DVD

DVD review: The Gentlemen

 In the late 1990s, writer and director Guy Ritchie swaggered onto the scene with his sweary yet stylised brand of black comedy. He married the world’s biggest popstar and managed to carry the Britpop movement forward into movies. Since the turn of the century, his work has been somewhat hit-or-miss but his latest feature The Gentlemen sees him go back to the genre that made him famous.

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DVD review: Little Women

Since Louisa May Alcott’s seminal coming-of-age novel Little Women was published in 1868, there have been countless adaptations of the material. The latest version is written for the screen and directed by Greta Gerwig, who has recently transitioned from indie actress to award-nominated filmmaker. The plot follows the struggles of the March family during the American Civil War as four sisters near the end of childhood; Jo (Saoirse Ronan) is a budding writer, Meg (Emma Watson) has traditional aspirations, Amy (Florence Pugh) longs for a taste of the finer things in life, while Beth (Eliza Scanlen) is a highly talented pianist but is reluctant to share her music. Together and apart, we see the women contend with love, death, and marriage as they fight for independence in a society dominated by men.

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DVD review: Star Wars: The Rise of Skywalker

As the third film of the third trilogy of the adored space-opera saga, the pressure and anticipation for Rise of Skywalker was incredibly high. After pulling the strings in The Force Awakens back in 2015, J.J. Abrams takes hold of the directorial reins once again to finish the story he started. Reeling from the loss of her mentor, Rey (Daisy Ridley) continues her Jedi training under General Leia Organa (Carrie Fisher) while Kylo Ren (Adam Driver) sends her dark signals through the Force bond they share. When a mysterious threat is received from Emperor Palpatine, the Resistance must come together for another battle with The First Order.

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DVD review: Le Mans '66

 Matt Damon and Christian Bale have been household names in Hollywood for years, and biographical sports drama Le Mans ’66 by director James Mangold sees them come together on the big screen for the very first time. Marketed across the pond as Ford v Ferrari, the plot centres around the feud between the two mammoth manufacturers as they go head-to-head in a 24-hour Grand Prix race.

 After an unsuccessful attempt to buy their Italian competitor’s racing program, Ford recruit automotive engineer Carroll Shelby (Damon) to build their latest vehicle. Shelby asks charismatic driver Ken Miles (Bale) to get behind the wheel of the newly designed car, and the friends must get past personal and corporate hurdles before they’re even at the starting line.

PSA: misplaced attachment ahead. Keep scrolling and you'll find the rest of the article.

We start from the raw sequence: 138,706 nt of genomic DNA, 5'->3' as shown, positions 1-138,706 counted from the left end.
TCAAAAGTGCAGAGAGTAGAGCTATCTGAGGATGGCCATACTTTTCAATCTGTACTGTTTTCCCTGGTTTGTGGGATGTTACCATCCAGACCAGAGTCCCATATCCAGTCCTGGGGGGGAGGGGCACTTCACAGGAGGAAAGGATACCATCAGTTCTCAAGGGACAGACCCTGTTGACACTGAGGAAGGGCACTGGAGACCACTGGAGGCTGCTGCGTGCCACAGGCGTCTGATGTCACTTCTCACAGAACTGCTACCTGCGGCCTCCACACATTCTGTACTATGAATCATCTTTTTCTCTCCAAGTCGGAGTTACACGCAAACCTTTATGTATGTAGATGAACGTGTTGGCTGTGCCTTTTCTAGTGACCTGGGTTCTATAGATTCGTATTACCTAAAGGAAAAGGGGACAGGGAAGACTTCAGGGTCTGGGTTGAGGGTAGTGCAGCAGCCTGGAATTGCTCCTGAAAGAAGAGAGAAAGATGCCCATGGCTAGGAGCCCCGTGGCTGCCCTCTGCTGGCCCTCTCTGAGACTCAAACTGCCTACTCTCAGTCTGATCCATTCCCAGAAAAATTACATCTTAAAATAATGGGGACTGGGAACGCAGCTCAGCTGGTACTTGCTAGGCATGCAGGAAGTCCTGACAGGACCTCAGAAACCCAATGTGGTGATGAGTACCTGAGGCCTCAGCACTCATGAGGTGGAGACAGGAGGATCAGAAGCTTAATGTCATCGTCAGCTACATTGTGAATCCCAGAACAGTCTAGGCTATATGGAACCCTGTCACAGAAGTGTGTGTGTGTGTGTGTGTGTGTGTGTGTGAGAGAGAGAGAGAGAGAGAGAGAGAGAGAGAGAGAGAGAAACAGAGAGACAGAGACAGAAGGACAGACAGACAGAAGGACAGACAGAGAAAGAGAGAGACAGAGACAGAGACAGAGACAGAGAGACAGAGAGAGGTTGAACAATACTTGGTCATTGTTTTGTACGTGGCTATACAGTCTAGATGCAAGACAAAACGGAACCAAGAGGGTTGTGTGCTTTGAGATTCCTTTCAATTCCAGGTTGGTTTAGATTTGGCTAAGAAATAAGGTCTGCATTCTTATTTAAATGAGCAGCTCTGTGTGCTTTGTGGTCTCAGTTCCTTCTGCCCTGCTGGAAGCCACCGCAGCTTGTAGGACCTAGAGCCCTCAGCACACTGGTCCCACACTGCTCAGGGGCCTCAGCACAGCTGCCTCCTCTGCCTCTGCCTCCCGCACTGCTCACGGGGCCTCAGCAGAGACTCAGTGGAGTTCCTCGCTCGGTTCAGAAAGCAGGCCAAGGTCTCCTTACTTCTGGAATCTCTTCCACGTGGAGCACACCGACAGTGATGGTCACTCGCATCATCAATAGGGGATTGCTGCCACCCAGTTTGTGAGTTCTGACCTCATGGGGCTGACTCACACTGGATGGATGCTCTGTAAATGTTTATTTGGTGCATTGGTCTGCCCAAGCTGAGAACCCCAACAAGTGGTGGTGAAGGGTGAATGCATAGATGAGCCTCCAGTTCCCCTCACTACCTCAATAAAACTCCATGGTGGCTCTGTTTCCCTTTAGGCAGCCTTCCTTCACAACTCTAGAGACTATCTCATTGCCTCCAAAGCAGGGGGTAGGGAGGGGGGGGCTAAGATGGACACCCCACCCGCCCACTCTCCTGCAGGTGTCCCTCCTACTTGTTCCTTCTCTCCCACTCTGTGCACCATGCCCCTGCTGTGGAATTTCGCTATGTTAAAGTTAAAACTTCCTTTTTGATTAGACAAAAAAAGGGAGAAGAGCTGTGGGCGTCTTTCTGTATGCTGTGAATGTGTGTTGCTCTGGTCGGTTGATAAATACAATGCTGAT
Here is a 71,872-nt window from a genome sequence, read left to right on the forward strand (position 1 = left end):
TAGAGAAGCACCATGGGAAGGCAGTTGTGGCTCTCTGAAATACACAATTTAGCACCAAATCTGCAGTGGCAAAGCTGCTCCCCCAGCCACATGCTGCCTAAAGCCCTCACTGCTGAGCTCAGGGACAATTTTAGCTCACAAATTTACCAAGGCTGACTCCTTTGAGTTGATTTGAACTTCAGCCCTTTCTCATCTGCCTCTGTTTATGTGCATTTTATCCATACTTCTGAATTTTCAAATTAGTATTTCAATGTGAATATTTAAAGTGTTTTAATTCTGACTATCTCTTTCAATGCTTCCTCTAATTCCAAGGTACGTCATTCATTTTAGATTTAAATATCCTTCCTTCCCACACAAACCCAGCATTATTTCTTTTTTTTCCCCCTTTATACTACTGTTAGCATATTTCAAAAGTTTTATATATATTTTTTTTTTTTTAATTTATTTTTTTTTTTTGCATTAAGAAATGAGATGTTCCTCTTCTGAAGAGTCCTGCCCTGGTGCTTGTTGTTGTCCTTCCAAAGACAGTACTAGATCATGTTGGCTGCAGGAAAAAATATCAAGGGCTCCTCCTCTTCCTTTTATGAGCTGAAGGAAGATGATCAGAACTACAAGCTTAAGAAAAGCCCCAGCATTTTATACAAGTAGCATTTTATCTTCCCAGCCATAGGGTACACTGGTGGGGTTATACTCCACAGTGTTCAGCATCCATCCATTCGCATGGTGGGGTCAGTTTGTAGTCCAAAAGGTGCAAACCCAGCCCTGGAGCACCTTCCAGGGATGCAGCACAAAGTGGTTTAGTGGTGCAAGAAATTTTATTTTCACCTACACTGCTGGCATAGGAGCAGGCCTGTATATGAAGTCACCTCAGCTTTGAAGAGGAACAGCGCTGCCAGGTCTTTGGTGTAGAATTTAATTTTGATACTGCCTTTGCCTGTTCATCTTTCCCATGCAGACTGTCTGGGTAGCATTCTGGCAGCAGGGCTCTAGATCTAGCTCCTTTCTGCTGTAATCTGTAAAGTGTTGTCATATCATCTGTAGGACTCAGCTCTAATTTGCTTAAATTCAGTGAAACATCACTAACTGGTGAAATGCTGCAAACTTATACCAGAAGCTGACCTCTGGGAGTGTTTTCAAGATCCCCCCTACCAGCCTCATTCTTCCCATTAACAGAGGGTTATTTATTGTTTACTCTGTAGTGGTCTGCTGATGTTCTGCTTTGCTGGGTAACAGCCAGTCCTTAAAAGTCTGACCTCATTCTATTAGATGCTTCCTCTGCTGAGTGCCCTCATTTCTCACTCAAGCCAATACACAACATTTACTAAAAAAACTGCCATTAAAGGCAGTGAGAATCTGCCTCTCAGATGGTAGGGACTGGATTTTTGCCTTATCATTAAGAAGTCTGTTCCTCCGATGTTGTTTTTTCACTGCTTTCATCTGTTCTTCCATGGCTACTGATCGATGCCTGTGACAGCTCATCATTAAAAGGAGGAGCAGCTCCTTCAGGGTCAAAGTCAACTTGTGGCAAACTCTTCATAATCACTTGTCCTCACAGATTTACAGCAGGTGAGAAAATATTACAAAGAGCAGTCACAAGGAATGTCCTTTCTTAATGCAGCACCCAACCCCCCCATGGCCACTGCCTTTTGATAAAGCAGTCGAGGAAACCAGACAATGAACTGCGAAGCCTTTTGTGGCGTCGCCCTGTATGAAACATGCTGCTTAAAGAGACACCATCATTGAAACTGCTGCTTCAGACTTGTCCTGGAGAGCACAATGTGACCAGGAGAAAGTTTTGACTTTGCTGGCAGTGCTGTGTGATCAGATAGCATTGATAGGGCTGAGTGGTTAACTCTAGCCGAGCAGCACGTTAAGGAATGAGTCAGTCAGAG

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DVD review: Sorry We Missed You

Veteran filmmaker Ken Loach has teamed up once again with writer Paul Laverty to fight the good fight for the left-wing, looking at broken Britain through a working-class lens in family drama Sorry We Missed You. A damning exposé of the issues surrounding zero-hour contracts, the plot follows hard-up handyman Ricky (Kris Hitchen) as he lands a franchise driving job with a delivery firm. Struggling to make ends meet alongside his wife Abby (Debbie Honeywood) who is a hardworking home-visit care worker, the couple reach breaking point when their financial problems escalate.

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DVD · LFF19

DVD review: Jojo Rabbit

 New Zealand filmmaker Taika Waititi has garnered cult status and critical acclaim with his distinctive style of madcap comedy. The controversial premise of his latest feature Jojo Rabbit has caused quite the stir as the Jewish auteur tackles the topic of Nazism. Based on the novel Caging Skies by Christine Leunens, the WWII story sees German boy Johannes (Roman Griffin Davis) enrol in a Hitler Youth training camp run by Captain Klenzendorf (Sam Rockwell) and his team of instructors. Meanwhile, Johannes’s mother Rosie (Scarlett Johansson) is harbouring Jewish girl Elsa (Thomasin McKenzie) in their house, presenting a moral dilemma for the young protagonist which he ponders with Adolf (Taika Waititi), his dictatorial imaginary friend.

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